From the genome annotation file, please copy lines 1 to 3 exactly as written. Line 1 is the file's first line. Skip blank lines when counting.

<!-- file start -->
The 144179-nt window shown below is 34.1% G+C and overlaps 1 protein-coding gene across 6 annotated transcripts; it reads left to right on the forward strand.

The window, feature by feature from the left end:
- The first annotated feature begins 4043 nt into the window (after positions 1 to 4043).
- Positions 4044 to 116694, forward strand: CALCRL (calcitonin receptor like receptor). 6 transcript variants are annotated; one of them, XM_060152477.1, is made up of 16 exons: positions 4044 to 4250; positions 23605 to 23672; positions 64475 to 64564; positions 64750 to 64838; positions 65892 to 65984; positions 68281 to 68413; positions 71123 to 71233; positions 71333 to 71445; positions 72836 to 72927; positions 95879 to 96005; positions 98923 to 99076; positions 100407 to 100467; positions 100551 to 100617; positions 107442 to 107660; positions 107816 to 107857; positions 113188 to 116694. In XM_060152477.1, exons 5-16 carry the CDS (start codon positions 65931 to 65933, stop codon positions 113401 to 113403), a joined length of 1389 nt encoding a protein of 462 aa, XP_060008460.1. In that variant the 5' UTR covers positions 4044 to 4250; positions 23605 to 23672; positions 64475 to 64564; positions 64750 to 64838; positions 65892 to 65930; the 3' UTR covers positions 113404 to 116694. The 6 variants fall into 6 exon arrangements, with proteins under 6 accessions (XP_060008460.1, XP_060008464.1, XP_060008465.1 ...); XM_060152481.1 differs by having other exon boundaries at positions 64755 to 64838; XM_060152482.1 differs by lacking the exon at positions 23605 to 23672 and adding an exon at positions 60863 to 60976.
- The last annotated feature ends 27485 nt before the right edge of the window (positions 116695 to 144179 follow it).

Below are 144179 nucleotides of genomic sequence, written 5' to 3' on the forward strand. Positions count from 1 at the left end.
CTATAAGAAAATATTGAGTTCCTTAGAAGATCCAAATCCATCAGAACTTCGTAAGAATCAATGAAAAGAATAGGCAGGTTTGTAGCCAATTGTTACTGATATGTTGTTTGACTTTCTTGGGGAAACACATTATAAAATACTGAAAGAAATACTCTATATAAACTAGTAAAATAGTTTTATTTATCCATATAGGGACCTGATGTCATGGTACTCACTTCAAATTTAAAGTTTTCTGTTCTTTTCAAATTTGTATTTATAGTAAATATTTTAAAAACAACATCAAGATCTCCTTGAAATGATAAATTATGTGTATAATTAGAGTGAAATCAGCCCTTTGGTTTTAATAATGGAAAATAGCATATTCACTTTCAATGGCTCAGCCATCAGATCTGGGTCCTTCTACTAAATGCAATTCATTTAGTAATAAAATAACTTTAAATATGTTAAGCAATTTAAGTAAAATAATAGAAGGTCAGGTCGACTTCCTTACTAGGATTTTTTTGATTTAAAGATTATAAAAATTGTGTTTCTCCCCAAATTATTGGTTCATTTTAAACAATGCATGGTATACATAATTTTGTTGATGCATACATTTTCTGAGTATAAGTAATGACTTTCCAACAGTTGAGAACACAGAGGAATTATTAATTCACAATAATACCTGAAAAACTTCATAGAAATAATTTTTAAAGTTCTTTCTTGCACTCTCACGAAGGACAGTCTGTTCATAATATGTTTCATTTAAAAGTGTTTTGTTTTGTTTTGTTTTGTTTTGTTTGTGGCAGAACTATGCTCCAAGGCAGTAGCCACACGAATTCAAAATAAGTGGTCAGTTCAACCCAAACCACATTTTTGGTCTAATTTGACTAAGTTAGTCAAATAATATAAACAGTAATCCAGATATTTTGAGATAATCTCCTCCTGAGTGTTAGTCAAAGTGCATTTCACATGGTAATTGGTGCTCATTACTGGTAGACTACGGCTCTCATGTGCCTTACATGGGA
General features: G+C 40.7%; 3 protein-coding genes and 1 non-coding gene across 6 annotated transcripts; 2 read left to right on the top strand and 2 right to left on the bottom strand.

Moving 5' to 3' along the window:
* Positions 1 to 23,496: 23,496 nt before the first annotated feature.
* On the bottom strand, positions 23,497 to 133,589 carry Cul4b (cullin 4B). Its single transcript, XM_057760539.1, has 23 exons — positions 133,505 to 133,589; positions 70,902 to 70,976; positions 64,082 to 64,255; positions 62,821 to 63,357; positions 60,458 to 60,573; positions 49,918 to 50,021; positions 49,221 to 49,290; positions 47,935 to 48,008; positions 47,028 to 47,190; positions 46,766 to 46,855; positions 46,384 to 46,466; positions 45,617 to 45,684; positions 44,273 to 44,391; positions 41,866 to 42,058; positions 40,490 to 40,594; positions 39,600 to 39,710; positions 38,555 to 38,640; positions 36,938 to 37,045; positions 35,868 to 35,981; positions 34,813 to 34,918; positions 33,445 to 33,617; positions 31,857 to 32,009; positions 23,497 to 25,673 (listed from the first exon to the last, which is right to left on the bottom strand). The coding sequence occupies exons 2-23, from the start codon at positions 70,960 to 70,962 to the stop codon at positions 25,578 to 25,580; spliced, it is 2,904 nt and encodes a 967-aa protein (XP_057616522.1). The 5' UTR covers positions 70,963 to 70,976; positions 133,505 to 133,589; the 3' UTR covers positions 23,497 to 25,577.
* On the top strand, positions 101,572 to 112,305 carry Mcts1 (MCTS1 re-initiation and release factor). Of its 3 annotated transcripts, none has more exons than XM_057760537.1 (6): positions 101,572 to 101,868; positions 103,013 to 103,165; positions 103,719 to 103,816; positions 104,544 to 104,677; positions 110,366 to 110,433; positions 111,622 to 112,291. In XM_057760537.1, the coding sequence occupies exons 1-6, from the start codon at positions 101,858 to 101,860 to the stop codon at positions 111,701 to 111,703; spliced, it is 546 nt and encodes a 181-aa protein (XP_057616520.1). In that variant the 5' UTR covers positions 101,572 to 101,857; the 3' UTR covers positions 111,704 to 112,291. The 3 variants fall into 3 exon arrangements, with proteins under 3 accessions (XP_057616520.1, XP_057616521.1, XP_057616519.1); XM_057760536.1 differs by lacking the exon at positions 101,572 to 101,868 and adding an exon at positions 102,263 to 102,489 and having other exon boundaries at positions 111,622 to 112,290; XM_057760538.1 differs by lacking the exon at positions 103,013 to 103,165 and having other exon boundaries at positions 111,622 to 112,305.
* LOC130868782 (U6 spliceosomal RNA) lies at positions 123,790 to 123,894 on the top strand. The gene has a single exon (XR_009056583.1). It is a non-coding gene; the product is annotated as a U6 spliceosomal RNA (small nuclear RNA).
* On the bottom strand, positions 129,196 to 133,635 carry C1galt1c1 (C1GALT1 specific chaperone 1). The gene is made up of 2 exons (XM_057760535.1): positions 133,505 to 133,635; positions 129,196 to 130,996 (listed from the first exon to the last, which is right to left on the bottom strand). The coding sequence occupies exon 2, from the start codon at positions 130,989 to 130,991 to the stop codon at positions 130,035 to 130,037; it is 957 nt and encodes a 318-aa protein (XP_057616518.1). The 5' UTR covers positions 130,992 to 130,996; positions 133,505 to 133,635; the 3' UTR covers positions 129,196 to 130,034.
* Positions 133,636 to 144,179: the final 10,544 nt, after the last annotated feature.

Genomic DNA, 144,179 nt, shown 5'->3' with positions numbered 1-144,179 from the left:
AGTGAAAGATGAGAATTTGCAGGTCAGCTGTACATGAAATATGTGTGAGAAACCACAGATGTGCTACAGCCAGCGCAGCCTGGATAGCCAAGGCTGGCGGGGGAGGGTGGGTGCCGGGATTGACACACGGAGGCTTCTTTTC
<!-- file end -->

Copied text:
The 144179-nt window shown below is 34.1% G+C and overlaps 1 protein-coding gene across 6 annotated transcripts; it reads left to right on the forward strand.

The window, feature by feature from the left end:
- The first annotated feature begins 4043 nt into the window (after positions 1 to 4043).